New compact SUV from VW will spring from MQB-based concept and share underpinnings with upcoming Audi Q1
27 February 2014

Volkswagen has unveiled the T-Roc compact SUV concept, which is tipped to spawn a production version in 2017.

Speaking at the Geneva motor show, Heinz-Jakob Neusser, VW's chief of research and development, said, "We'd like to build the T-Roc. It would be the logical conclusion of the Golf concept. We've shown many SUV concepts in the past 24 months – many of them ready for production."

Shown here in a series of pictures and official design sketches, the latest in a long line of high-riding concepts from Volkswagen is expected to become part of a five-strong future SUV line-up under development at the company’s Wolfsburg headquarters in Germany.

The new Volkswagen, which will share its underpinnings with the Audi Q1, will face competition from the likes of the Nissan Juke, Vauxhall Mokka and Renault Captur.

The exterior of the T-Roc features what Volkswagen describes as the latest evolution of its SUV styling DNA, and showcases a newly designed grille aimed at providing future Volkswagen SUV models with a more dynamic appearance than that of today’s offerings. 

Running the full width of the front end, it also serves to accentuate the width of the new car in a continuation of the horizontal theme seen on other recent Volkswagen models. A further design feature tipped for inclusion on the production version of the T-Roc are its integrated round LED headlamps.

In a move that hints Volkswagen is considering a targa roof function on selected new models, its latest concept also includes a removable roof panel that can be stowed in the boot.

At 4179mm long, 1831mm wide and 1501mm high, the T-Roc is 247mm shorter, 22mm wider and a considerable 202mm lower than the Tiguan. Volkswagen hints at a kerb weight of 1420kg for the production version of its new SUV.

Underpinning the T-Roc is a variant of Volkswagen's flexible MQB high-strength steel platform. It sports a wheelbase that is 10mm shorter than that of the existing Tiguan at 2595mm. The suspension combines MacPherson struts up front and a multi-link set-up at the rear, while its large arches accommodate 19-inch wheels.

Power for the T-Roc comes from the latest evolution of Volkswagen’s familiar turbocharged 2.0-litre four-cylinder common rail diesel engine delivering 181bhp and 280lb ft of torque at 1750rpm. Drive is sent through a six-speed dual-clutch gearbox with steering wheel-mounted shift paddles and an electromechanical multi-plate clutch four-wheel-drive system offering three different drive modes: street, off-road and snow.

Volkswagen’s computer simulations point to a 0-62mph time of 6.9sec and a 131mph top speed in street mode, in which the majority of drive is sent to the front wheels. In off-road and snow modes the drive is apportioned in a nominal 50:50 front-to-rear split for added levels of traction.

A similar set-up is envisaged for more powerful versions of Volkswagen’s new compact SUV, with lower-powered variants set to get a front-wheel-drive setup as standard.

Further off-road highlights include cameras mounted within the headlamps and at the rear, allowing the driver to monitor the terrain on a central screen.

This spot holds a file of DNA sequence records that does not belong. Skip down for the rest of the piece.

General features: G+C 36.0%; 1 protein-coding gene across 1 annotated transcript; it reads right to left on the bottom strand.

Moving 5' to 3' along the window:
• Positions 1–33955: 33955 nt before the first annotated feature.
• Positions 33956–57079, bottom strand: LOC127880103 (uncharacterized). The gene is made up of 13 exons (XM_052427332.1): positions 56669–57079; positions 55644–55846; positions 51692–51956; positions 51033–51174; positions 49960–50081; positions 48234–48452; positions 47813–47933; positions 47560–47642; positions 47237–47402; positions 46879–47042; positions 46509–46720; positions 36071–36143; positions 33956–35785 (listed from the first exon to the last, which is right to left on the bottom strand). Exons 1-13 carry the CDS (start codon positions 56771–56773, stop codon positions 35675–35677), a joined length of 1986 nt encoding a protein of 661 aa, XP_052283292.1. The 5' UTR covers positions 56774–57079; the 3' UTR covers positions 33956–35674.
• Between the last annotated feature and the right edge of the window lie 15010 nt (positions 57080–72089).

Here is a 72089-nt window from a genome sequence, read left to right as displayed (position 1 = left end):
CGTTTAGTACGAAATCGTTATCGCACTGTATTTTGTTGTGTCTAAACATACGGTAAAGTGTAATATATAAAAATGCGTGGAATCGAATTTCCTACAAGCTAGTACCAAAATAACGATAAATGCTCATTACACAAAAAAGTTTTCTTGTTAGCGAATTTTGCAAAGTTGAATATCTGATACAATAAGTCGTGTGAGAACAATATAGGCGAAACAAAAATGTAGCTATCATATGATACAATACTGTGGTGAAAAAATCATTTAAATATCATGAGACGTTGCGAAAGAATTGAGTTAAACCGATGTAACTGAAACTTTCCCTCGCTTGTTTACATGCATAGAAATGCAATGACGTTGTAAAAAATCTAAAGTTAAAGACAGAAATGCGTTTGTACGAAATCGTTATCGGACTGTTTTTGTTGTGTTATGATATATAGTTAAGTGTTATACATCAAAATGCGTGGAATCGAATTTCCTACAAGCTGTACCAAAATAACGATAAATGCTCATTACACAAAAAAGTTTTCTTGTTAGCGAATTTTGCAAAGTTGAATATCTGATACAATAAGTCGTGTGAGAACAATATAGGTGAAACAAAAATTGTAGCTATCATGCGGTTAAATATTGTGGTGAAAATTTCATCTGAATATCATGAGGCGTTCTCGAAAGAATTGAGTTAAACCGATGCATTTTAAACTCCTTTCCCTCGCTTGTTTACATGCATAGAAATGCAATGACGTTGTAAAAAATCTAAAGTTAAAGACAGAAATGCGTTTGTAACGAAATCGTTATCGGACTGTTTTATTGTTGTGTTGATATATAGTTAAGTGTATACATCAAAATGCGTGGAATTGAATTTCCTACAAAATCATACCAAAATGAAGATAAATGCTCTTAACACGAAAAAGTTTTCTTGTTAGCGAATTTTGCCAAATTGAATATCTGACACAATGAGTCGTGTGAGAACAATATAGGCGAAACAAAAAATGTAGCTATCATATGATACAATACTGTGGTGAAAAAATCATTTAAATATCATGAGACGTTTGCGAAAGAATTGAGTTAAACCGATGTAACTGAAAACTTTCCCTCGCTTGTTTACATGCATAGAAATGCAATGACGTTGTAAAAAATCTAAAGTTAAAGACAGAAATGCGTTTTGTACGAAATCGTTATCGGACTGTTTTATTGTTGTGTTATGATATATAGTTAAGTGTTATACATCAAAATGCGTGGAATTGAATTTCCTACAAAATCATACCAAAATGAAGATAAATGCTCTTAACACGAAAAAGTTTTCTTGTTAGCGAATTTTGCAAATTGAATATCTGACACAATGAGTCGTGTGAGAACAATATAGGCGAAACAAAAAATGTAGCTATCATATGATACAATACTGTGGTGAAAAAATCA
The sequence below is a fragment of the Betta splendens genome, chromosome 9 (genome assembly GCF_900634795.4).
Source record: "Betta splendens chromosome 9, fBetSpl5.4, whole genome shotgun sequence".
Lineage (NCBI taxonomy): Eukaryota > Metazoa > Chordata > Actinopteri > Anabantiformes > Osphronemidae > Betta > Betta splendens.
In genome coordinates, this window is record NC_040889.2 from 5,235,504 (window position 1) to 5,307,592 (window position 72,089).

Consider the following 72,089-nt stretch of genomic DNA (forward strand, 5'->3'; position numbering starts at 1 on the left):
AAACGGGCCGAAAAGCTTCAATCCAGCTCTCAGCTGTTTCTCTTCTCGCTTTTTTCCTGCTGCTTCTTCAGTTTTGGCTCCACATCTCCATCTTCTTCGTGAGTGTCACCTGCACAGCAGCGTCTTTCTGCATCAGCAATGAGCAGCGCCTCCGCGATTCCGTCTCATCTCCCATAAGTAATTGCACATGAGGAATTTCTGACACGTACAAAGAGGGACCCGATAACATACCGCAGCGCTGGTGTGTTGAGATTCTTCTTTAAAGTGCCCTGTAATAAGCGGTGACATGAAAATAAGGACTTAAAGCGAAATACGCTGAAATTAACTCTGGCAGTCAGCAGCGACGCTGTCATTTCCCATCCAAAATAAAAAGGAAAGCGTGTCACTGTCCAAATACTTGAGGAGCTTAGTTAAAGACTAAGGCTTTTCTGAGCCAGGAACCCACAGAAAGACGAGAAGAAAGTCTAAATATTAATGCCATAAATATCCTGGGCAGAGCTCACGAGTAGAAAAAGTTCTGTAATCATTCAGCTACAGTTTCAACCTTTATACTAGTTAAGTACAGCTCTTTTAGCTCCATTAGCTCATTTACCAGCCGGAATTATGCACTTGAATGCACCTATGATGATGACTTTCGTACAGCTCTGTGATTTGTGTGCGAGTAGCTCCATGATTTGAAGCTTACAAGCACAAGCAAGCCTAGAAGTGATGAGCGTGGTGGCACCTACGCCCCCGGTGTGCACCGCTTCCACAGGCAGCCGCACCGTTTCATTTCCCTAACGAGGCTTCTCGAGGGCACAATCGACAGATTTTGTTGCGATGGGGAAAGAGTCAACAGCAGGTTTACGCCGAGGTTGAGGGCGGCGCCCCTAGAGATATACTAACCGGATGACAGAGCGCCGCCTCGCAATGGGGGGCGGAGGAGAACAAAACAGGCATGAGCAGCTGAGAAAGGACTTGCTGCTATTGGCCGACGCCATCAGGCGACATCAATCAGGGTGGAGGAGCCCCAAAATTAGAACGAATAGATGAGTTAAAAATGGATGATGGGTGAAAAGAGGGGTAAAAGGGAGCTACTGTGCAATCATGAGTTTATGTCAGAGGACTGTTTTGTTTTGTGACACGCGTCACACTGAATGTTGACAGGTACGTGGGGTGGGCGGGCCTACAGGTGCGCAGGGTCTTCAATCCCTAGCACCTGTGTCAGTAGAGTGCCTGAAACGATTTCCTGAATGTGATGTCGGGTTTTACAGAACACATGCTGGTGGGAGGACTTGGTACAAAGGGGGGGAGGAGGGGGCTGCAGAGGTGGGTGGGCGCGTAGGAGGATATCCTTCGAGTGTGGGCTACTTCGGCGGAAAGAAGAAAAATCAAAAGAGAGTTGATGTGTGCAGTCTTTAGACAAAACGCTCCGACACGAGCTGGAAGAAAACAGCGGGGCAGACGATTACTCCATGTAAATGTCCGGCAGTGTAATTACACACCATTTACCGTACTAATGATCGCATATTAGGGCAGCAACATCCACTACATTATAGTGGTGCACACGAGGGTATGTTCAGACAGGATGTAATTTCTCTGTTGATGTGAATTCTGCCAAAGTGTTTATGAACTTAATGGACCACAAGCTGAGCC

Set to join the production version of the T-Roc in an expanded Volkswagen model line-up later this decade will be production versions of the smaller Taigun and larger CrossBlue concepts as well the second-generation Tiguan and a third-generation Touareg.

The reference to the letter T in the name of the new Volkswagen concept suggests that the production version, which is expected to be built in Spain, will follow the lead of its SUV siblings by also using a name beginning with T.

Read more Geneva motor show news.

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Comments
11

28 February 2014
Slightly embarrassing! Like seeing your uncle in skinny jeans...

28 February 2014
Is it codenamed "Project Quasimodo"?

28 February 2014
So apart from the artists exuberants it looks like a Scirroco with Corvette wheels on it. VW only do dull, some people are happy with dull, they should stick with what they know. Its worked out OK for them so far.

28 February 2014
So it's going to have alloys that illegally protrude beyond the wheel arches is it? Along with flat tyres; a windscreen with a shallower rake than an F16; no door handles, and no headlights. Why not just show an image of a jacked up A3 with a modified front bumper moulding and we'll call it quits eh?

MrJ

28 February 2014
A better looking Juke then, which is no bad thing. Wish they'd get on with building it though...

MrJ

28 February 2014
No door handles? Ace idea to get away from the clunky Victorian-era items that infest so many cars at present. How about pressure-sensitive panels that spring the door when you touch them?

28 February 2014
Looks like a Juke. Which is never a good thing.

28 February 2014
This is surprisingly Juke-like from the front. Almost identical light/grille layout but without the dinky little side lights positioned on top!


"Work hard and be nice to people"

3 March 2014
I really like the Juke, and think it still looks good after nearly four years on sale, but its odd to see VW producing something so heavily influenced by it.

3 March 2014
...I find the current crop of VW's really dull to look at (and I'm a lifelong VW fan and recent purchaser of a 2008 Passat!?!?!) I think this T-Roc is a welcome shot of youthful design VW currently lack and they should get to building it asap. That said, It's not a patch on the recent Volvo concepts...

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